Meanwhile, as 3D printers can now print electronics, we’re seeing innovations like the Hero Arm: the world’s first 3D-printed, multi-grip bionic prosthetic available at non-bionic prices.
And replacement body parts are about to become replacement organs.
Back in 2002, scientists at Wake Forest University 3D printed the first kidney capable of filtering blood and producing urine. In 2010, Organovo, a San Diego-based bioprinting outfit, created the first blood vessel. And today, San Francisco-based 3D tissue printing company Prellis Biologics is achieving record speeds in its pursuit of printed human tissue with viable capillaries. In success, these additive manufacturing breakthroughs could forever end our shortage of donor organs.
And in the realm of real estate and infrastructure, the construction industry will be downright unrecognizable within just a few years.
In 2014, the Chinese company WinSun successfully 3D-printed 10 single family homes in under 24 hours, each costing less than $5000. A few months later, WinSun was at it again, printing a 5-story apartment complex in the course of a mere weekend. And in 2017, a different Chinese company combined 3D printing with modular construction to erect a 57-story skyscraper in 19 days.
But a story that might best illustrate the world-changing power of 3D printing belongs to a guy named Brett Devita.
Sickened by the tent cities he saw in Haiti after the earthquake, Devita decided to find a way to use emerging technology to provide permanent shelter for people who need it most. Forming a non-profit called New Story, he raised research capital from a group of investors known only as “the Builders” and created a solar-powered 3D printer that can work in the worst environments imaginable. Greatly democratizing the field, Devita’s printer erects a 400-800 square-foot home in 48 hours at the cost of about $4,000. But these homes aren’t bunkers—they consist of nifty modern designs complete with wrap-around porches.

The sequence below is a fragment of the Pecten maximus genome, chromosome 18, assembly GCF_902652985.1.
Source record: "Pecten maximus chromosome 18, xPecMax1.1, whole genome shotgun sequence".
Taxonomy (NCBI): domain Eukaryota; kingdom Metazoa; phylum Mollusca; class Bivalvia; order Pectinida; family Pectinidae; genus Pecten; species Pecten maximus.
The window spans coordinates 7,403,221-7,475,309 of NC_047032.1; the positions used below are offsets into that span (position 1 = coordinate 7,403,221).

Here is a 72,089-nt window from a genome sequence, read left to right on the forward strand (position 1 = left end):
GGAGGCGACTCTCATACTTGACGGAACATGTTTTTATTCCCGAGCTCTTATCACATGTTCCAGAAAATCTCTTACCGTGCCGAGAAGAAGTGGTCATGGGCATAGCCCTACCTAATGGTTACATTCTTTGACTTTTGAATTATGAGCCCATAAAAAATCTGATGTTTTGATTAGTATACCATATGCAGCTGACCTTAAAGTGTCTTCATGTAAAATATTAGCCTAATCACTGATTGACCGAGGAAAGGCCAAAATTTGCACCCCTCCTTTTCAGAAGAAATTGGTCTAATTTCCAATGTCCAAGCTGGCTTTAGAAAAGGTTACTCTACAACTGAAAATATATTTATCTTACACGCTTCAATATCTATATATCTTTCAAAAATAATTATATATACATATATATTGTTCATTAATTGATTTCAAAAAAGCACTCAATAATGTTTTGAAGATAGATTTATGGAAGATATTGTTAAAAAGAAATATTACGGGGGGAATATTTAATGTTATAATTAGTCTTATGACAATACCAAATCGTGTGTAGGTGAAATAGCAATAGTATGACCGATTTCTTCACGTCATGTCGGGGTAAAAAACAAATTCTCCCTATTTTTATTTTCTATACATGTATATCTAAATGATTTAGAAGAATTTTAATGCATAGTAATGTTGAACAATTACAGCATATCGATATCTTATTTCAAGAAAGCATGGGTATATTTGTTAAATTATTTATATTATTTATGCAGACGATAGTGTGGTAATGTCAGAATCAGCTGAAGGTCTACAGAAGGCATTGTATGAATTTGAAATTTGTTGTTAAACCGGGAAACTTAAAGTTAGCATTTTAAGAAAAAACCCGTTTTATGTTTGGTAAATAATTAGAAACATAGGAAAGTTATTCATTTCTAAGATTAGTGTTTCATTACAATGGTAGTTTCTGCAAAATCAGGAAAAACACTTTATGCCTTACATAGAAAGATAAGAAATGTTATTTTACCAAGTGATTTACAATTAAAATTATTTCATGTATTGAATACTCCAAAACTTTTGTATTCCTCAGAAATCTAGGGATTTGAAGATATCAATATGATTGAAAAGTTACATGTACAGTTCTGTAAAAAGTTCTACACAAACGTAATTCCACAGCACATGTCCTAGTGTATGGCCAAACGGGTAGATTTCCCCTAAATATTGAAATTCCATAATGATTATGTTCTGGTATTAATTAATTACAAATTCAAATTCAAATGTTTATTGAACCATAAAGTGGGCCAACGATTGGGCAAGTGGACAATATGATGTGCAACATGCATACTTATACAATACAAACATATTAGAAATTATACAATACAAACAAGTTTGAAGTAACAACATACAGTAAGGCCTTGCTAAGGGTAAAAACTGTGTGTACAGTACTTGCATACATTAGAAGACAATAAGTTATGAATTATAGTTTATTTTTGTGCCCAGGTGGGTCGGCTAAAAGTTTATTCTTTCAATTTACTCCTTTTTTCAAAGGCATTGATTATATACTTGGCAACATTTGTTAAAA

And in the fall of this year (2019), New Story is starting construction of the world’s first 3D-printed community—100 homes to be given or sold (using no interest, micro-repayment loans available to anyone) to people who are currently homeless.
3D printing is not a mere paradigm shift in manufacturing. It is fundamentally democratizing access to vital resources, redefining nodes of power in contemporary supply chains, and turning wasteful production processes into closed-loop economies.
Whether a bearer of infinite organ supply or trillions of sensors, 3D printing and the production materials it unlocks will permeate every industry imaginable.
And even in some of the most barren of environments—think: lonesome planets, disaster zones, or scattered among asteroids in space—additive manufacturing is one tomorrow’s greatest conduits for converting scarcity to abundance.